Photo: Carla K. JohnsonA panel of experts discuss health information technology at an AHCJ Chicago chapter event on March 3 in Chicago. From left: Dr. Arnold “Ned” Wagner Jr., chief medical information officer, NorthShore University HealthSystem; Dr. Diane Bradley, senior vice president, chief quality and outcomes officer, Allscripts; Eric Yablonka, vice president and chief information officer, University of Chicago Medicine; and moderator Neil Versel, an independent journalist.
Yes, technology is transforming health care. No, we haven’t come anywhere close to realizing the vision.
Smooth patient handoffs, data-driven performance improvement and real-time analytics are still mostly dreams, although those ambitions have been talked about for years.
Independent journalist Neil Versel, who specializes in health information technology, moderated a panel on March 3. The AHCJ Chicago chapter event was held at AMA Plaza, the new headquarters of the American Medical Association.
Electronic medical record systems “need to play nicer together so they can use each other’s information as if it was natively generated,” said Arnold “Ned” Wagner Jr., M.D., chief medical information officer of NorthShore University HealthSystem. “Can we talk to each other transparently? Well, partly. The success of communication depends on human behavior and (technology’s) job is to help understand the reality of what motivates people to do things.” Continue reading
This article originally appeared on ProPublica’s website.
The government’s new website on drug and device company ties to doctors will be incomplete and may be misleading – for now.
The government’s release today of a trove of data detailing drug and device companies’ payments to doctors has been widely hailed as a milestone for transparency. But it is also something else: a very limited window into the billions in industry spending. Before you dive in and search for a specific doctor, here are five caveats to keep in mind: Continue reading
One factor that makes health care costs difficult to manage is the system the federal government and health insurers use to decide how to pay physicians for the various services they deliver.
In an article in The Washington Post, “How a secretive panel uses data that distorts doctors pay,” journalists Peter Whoriskey and Dan Keating explain that a committee of the American Medical Association meets in private every year to develop values for most of the services doctors perform. The AMA is the chief lobbying group for doctors.
Read more about this secretive panel and the problems that Keating and Whoriskey identified wtih the process.
When the Centers for Medicare and Medicaid released payment data last month, health reporters paid attention. It allowed an unprecedented look at how $77 billion of public funds have been spent.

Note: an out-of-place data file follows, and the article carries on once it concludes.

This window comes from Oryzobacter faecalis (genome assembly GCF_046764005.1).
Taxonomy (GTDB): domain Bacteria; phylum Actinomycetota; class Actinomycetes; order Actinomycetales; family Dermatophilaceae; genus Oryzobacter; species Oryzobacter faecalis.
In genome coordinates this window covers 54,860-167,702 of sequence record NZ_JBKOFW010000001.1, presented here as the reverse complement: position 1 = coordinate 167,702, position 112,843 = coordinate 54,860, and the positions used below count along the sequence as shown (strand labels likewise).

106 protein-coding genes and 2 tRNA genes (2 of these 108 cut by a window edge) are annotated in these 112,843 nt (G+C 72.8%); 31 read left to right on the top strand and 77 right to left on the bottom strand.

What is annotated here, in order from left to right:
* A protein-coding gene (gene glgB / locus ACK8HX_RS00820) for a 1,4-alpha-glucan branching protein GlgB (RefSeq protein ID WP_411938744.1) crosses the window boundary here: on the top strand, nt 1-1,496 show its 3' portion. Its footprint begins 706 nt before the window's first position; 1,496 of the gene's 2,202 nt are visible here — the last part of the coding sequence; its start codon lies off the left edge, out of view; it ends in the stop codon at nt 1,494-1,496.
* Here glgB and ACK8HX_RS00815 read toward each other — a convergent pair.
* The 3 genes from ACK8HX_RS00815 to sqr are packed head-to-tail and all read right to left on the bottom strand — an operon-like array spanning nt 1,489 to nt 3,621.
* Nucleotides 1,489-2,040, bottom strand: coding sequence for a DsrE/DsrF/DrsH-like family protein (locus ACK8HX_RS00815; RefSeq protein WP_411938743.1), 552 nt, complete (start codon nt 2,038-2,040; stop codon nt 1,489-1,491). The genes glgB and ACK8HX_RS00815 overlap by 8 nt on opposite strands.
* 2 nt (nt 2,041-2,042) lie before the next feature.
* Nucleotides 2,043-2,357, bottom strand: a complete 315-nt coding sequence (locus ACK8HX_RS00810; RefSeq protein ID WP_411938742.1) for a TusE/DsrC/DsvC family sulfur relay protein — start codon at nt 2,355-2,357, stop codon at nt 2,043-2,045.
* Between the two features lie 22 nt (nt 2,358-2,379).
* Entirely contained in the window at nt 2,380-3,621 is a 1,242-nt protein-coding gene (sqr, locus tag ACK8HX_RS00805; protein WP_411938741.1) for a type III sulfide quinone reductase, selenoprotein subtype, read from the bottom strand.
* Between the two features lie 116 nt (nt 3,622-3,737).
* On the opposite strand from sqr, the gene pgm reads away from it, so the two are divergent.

Now, AHCJ has made the data more accessible for its members. Members can follow this link to download Microsoft Excel files by state. The page includes links to the actual files, plus links to documentation, a rundown of caveats and tips, and descriptions of the each spreadsheet column.
The data covers payment information for individual doctors and other providers for Medicare Part B services delivered in 2012 – a total of 9,153,272 records in the original data file, totaling 1.7 GB. The file covers more than 880,000 physicians and other providers who received payments from Medicare.
The comprehensive file is too large for common desktop database software, so AHCJ took the extra step of breaking down the data by state and posting the files for download, along with some tips and caveats for reporters.
The new data provide a more detailed picture of how physicians practice in the Medicare program, and the payments they receive. The data contain information on health care professionals in all 50 states – plus the District of Columbia, U.S. territories and a handful in other countries. Because of privacy concerns, the government files exclude providers who seek reimbursement for services done for 10 or fewer patients.
With these files, it will be possible to conduct a wide range of analyses that compare thousands of different services and procedures provided, as well as payments received by individual health care providers.
AHCJ hosted a webcast
about the CMS data, featuring several CMS officials and Charles Ornstein, a senior reporter at ProPublica and member of AHCJ’s board of directors.
The federal government is expected Wednesday to release data on the services provided by – and money paid to – 880,000 health professionals who take care of patients in the Medicare Part B program. For 35 years, this data has been off limits to the public – and now it will be publicly available for use by journalists, researchers and others.
While the data offers a huge array of stories, which could take weeks or months to report out, it also has some pitfalls. Here are six things to be aware of before you dig in:
Have a strategy for storing and opening the data. This data set is big. About 10 million rows, from what I hear. Because of that, you won’t be able to analyze it in Microsoft Excel and you might not be able to open it in Microsoft Access. You’ll want to upload it onto a data server and analyze it in a more powerful program such as SQL or SPSS. This could well serve as a barrier to entry for smaller news organizations. You may want to partner with an academic institution or another news outlet to analyze the data. Continue reading